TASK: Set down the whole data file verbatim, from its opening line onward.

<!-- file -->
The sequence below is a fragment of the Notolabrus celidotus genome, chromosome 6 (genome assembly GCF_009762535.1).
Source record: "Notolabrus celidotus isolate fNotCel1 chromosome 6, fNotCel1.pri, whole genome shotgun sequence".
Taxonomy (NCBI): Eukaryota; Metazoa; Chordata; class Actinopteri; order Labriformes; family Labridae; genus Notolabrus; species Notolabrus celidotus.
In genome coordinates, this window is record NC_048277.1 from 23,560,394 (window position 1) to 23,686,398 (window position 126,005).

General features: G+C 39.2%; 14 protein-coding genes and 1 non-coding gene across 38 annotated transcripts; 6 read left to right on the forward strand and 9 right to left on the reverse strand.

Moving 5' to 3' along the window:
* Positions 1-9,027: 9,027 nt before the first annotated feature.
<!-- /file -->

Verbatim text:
The sequence below is a fragment of the Notolabrus celidotus genome, chromosome 6 (genome assembly GCF_009762535.1).
Source record: "Notolabrus celidotus isolate fNotCel1 chromosome 6, fNotCel1.pri, whole genome shotgun sequence".
Taxonomy (NCBI): Eukaryota; Metazoa; Chordata; class Actinopteri; order Labriformes; family Labridae; genus Notolabrus; species Notolabrus celidotus.
In genome coordinates, this window is record NC_048277.1 from 23,560,394 (window position 1) to 23,686,398 (window position 126,005).

General features: G+C 39.2%; 14 protein-coding genes and 1 non-coding gene across 38 annotated transcripts; 6 read left to right on the forward strand and 9 right to left on the reverse strand.

Moving 5' to 3' along the window:
* Positions 1-9,027: 9,027 nt before the first annotated feature.